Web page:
Comparative assessment of aspergillosis by virtual infection modeling in murine and human lung.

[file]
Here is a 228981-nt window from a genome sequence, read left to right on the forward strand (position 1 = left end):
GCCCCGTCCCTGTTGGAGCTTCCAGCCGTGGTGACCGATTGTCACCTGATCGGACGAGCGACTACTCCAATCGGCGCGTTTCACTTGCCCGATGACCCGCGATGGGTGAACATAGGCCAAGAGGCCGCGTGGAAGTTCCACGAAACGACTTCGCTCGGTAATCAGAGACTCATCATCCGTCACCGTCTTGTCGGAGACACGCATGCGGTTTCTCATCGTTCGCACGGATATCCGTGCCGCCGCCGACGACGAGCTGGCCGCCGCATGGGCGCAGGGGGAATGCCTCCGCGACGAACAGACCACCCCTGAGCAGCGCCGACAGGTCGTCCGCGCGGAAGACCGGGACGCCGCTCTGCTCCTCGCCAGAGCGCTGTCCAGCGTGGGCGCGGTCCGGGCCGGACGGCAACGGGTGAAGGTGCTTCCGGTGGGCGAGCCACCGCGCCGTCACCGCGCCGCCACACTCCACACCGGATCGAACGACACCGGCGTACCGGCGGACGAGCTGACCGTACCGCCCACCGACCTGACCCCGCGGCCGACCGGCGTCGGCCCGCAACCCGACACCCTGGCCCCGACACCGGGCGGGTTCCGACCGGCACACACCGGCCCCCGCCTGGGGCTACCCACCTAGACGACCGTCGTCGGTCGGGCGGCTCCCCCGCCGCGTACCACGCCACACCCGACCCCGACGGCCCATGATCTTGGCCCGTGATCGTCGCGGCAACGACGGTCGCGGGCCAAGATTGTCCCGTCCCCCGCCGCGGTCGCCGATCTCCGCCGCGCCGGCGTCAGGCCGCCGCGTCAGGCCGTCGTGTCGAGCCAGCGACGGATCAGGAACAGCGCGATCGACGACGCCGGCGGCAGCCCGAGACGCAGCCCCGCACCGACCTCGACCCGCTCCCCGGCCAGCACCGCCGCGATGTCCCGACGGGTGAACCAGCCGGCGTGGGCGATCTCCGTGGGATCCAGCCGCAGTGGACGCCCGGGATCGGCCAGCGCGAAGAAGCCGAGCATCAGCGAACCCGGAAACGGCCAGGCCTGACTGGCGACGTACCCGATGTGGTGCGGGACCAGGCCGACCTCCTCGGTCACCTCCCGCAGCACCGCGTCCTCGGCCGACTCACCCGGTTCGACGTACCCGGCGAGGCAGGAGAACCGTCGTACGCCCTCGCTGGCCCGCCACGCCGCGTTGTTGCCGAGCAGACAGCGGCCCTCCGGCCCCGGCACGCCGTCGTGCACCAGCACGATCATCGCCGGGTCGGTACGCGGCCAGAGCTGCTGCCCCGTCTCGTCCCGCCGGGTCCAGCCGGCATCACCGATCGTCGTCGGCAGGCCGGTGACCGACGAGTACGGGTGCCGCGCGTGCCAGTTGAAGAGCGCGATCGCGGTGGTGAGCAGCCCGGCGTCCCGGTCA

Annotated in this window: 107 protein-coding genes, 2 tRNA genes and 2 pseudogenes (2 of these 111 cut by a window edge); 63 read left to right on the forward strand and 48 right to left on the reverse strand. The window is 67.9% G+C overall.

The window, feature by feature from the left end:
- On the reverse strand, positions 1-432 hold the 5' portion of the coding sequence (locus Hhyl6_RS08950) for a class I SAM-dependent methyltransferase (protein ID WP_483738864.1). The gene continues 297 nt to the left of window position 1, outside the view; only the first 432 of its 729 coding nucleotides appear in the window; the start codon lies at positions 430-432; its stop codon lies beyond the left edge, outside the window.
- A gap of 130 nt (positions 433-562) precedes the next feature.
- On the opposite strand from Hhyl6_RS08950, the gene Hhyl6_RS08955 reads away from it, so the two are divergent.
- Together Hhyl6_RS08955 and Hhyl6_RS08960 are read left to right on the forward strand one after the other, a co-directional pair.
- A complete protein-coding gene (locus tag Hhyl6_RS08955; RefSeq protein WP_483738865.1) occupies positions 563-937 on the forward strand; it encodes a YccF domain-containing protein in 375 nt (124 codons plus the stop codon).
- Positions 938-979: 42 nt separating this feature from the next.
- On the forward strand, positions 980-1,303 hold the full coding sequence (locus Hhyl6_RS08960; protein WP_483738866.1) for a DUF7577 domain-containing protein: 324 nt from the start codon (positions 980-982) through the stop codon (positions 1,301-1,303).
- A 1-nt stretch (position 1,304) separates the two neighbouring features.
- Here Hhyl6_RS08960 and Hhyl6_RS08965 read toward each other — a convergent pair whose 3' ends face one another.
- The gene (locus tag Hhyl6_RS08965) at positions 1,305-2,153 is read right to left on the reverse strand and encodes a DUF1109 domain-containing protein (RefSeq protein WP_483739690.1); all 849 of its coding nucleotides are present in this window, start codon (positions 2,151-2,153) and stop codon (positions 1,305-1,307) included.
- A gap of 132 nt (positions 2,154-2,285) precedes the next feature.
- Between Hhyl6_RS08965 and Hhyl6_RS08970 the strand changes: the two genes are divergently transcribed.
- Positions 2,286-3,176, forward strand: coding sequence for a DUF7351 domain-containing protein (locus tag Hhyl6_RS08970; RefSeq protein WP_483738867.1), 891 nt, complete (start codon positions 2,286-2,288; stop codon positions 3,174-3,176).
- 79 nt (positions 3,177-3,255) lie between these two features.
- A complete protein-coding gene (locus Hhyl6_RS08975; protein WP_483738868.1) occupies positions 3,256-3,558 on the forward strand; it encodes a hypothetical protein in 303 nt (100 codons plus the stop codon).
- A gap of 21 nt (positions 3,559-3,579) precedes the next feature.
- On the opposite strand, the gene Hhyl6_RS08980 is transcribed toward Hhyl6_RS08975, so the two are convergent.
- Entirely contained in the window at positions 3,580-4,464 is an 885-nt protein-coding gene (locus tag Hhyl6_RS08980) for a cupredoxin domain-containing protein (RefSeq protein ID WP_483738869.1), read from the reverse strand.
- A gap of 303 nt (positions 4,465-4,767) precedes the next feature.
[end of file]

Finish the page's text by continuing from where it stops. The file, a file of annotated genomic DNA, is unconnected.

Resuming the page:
Aspergillus fumigatus is a ubiquitous opportunistic fungal pathogen that can cause severe infections in immunocompromised patients. Conidia that reach the lower respiratory tract are confronted with alveolar macrophages, which are the resident phagocytic cells, constituting the first line of defense. If not efficiently removed in time, A. fumigatus conidia can germinate causing severe infections associated with high mortality rates. Mice are the most extensively used model organism in research on A. fumigatus infections. However, in addition to structural differences in the lung physiology of mice and the human host, applied infection doses in animal experiments are typically orders of magnitude larger compared to the daily inhalation doses of humans. The influence of these factors, which must be taken into account in a quantitative comparison and knowledge transfer from mice to humans, is difficult to measure since in vivo live cell imaging of the infection dynamics under physiological conditions is currently not possible. In the present study, we compare A. fumigatus infection in mice and humans by virtual infection modeling using a hybrid agent-based model that accounts for the respective lung physiology and the impact of a wide range of infection doses on the spatial infection dynamics. Our computer simulations enable comparative quantification of A. fumigatus infection clearance in the two hosts to elucidate (i) the complex interplay between alveolar morphometry and the fungal burden and (ii) the dynamics of infection clearance, which for realistic fungal burdens is found to be more efficiently realized in mice compared to humans.